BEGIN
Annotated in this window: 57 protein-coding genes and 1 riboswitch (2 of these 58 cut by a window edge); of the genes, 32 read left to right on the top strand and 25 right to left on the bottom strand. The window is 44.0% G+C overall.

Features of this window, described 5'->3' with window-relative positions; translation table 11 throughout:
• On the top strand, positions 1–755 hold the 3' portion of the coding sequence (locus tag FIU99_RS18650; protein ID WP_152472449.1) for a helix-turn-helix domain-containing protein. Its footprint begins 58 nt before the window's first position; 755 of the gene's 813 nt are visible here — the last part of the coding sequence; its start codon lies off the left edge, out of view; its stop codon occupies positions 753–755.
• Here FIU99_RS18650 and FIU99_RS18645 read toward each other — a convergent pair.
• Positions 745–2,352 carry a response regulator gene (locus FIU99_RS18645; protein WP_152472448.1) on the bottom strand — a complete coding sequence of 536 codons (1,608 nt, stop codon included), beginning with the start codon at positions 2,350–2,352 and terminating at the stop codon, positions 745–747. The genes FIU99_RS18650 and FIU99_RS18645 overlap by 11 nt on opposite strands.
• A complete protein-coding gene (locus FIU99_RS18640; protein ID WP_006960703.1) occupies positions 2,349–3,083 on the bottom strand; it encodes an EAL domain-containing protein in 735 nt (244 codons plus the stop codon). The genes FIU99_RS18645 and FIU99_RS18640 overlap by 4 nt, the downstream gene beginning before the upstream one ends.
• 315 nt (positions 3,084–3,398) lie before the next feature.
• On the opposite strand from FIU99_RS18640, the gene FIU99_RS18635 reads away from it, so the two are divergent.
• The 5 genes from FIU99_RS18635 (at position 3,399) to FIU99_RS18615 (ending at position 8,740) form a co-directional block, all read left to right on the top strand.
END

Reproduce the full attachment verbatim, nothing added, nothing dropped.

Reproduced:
Annotated in this window: 57 protein-coding genes and 1 riboswitch (2 of these 58 cut by a window edge); of the genes, 32 read left to right on the top strand and 25 right to left on the bottom strand. The window is 44.0% G+C overall.

Features of this window, described 5'->3' with window-relative positions; translation table 11 throughout:
• On the top strand, positions 1–755 hold the 3' portion of the coding sequence (locus tag FIU99_RS18650; protein ID WP_152472449.1) for a helix-turn-helix domain-containing protein. Its footprint begins 58 nt before the window's first position; 755 of the gene's 813 nt are visible here — the last part of the coding sequence; its start codon lies off the left edge, out of view; its stop codon occupies positions 753–755.
• Here FIU99_RS18650 and FIU99_RS18645 read toward each other — a convergent pair.
• Positions 745–2,352 carry a response regulator gene (locus FIU99_RS18645; protein WP_152472448.1) on the bottom strand — a complete coding sequence of 536 codons (1,608 nt, stop codon included), beginning with the start codon at positions 2,350–2,352 and terminating at the stop codon, positions 745–747. The genes FIU99_RS18650 and FIU99_RS18645 overlap by 11 nt on opposite strands.
• A complete protein-coding gene (locus FIU99_RS18640; protein ID WP_006960703.1) occupies positions 2,349–3,083 on the bottom strand; it encodes an EAL domain-containing protein in 735 nt (244 codons plus the stop codon). The genes FIU99_RS18645 and FIU99_RS18640 overlap by 4 nt, the downstream gene beginning before the upstream one ends.
• 315 nt (positions 3,084–3,398) lie before the next feature.
• On the opposite strand from FIU99_RS18640, the gene FIU99_RS18635 reads away from it, so the two are divergent.
• The 5 genes from FIU99_RS18635 (at position 3,399) to FIU99_RS18615 (ending at position 8,740) form a co-directional block, all read left to right on the top strand.